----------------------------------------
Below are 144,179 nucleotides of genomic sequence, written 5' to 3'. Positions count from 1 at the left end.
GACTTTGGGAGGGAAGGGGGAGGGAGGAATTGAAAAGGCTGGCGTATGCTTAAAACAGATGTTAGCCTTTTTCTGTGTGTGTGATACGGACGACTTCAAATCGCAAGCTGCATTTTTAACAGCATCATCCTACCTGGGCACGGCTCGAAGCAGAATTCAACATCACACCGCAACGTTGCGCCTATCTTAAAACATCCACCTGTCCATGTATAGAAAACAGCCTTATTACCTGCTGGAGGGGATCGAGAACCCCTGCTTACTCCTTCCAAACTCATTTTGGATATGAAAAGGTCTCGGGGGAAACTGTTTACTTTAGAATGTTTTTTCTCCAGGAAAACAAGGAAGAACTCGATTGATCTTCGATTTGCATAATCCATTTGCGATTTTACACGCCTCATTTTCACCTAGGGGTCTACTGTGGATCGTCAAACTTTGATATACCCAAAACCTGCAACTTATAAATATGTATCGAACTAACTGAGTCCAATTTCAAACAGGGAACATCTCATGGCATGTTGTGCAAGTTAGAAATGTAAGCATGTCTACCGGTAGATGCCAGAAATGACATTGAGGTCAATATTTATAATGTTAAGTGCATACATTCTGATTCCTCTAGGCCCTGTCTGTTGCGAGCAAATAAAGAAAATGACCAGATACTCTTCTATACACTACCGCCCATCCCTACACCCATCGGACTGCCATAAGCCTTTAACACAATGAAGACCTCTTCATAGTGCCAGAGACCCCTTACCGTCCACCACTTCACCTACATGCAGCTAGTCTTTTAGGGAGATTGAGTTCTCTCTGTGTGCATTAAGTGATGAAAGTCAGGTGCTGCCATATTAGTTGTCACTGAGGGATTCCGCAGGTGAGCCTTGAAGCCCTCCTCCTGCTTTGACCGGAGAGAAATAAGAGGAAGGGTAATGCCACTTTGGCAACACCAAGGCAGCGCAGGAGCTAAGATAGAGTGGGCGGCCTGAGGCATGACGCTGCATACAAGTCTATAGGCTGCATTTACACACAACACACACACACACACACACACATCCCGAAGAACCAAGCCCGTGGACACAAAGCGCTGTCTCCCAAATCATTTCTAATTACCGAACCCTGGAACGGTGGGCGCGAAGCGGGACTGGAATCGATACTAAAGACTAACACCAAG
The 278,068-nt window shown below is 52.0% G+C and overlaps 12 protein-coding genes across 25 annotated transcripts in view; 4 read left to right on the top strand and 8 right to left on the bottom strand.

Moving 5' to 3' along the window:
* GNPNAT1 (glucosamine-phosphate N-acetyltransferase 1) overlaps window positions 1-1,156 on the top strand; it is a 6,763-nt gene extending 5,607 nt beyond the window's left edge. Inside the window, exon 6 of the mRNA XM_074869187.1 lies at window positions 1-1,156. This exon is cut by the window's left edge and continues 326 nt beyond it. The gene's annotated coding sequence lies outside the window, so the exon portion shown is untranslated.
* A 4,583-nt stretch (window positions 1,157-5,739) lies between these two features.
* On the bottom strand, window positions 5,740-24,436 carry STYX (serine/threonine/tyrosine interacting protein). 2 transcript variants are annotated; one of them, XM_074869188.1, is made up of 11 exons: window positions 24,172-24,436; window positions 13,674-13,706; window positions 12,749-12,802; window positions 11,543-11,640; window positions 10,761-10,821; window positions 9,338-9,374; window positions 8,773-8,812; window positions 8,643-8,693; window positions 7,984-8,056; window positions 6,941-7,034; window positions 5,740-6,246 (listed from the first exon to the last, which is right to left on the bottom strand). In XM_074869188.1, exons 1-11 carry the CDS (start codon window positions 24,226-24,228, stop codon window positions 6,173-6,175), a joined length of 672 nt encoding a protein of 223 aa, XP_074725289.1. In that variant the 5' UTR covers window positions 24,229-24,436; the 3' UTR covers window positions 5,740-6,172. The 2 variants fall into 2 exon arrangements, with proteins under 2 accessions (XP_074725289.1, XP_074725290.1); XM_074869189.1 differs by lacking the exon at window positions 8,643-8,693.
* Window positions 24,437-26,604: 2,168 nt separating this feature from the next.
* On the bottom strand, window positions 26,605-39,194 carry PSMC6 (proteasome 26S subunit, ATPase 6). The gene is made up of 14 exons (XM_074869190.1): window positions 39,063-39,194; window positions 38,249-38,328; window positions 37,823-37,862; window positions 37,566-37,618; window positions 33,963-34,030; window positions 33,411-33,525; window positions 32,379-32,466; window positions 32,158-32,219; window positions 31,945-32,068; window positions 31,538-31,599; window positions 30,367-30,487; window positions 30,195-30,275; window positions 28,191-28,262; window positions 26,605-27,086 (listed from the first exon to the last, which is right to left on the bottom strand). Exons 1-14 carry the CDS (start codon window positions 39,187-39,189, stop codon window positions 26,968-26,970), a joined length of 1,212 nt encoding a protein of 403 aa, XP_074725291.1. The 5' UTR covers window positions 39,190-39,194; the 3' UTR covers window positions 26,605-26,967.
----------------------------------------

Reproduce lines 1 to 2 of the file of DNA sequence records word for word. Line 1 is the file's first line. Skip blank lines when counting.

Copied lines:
Below are 144,179 nucleotides of genomic sequence, written 5' to 3'. Positions count from 1 at the left end.
GACTTTGGGAGGGAAGGGGGAGGGAGGAATTGAAAAGGCTGGCGTATGCTTAAAACAGATGTTAGCCTTTTTCTGTGTGTGTGATACGGACGACTTCAAATCGCAAGCTGCATTTTTAACAGCATCATCCTACCTGGGCACGGCTCGAAGCAGAATTCAACATCACACCGCAACGTTGCGCCTATCTTAAAACATCCACCTGTCCATGTATAGAAAACAGCCTTATTACCTGCTGGAGGGGATCGAGAACCCCTGCTTACTCCTTCCAAACTCATTTTGGATATGAAAAGGTCTCGGGGGAAACTGTTTACTTTAGAATGTTTTTTCTCCAGGAAAACAAGGAAGAACTCGATTGATCTTCGATTTGCATAATCCATTTGCGATTTTACACGCCTCATTTTCACCTAGGGGTCTACTGTGGATCGTCAAACTTTGATATACCCAAAACCTGCAACTTATAAATATGTATCGAACTAACTGAGTCCAATTTCAAACAGGGAACATCTCATGGCATGTTGTGCAAGTTAGAAATGTAAGCATGTCTACCGGTAGATGCCAGAAATGACATTGAGGTCAATATTTATAATGTTAAGTGCATACATTCTGATTCCTCTAGGCCCTGTCTGTTGCGAGCAAATAAAGAAAATGACCAGATACTCTTCTATACACTACCGCCCATCCCTACACCCATCGGACTGCCATAAGCCTTTAACACAATGAAGACCTCTTCATAGTGCCAGAGACCCCTTACCGTCCACCACTTCACCTACATGCAGCTAGTCTTTTAGGGAGATTGAGTTCTCTCTGTGTGCATTAAGTGATGAAAGTCAGGTGCTGCCATATTAGTTGTCACTGAGGGATTCCGCAGGTGAGCCTTGAAGCCCTCCTCCTGCTTTGACCGGAGAGAAATAAGAGGAAGGGTAATGCCACTTTGGCAACACCAAGGCAGCGCAGGAGCTAAGATAGAGTGGGCGGCCTGAGGCATGACGCTGCATACAAGTCTATAGGCTGCATTTACACACAACACACACACACACACACACACATCCCGAAGAACCAAGCCCGTGGACACAAAGCGCTGTCTCCCAAATCATTTCTAATTACCGAACCCTGGAACGGTGGGCGCGAAGCGGGACTGGAATCGATACTAAAGACTAACACCAAG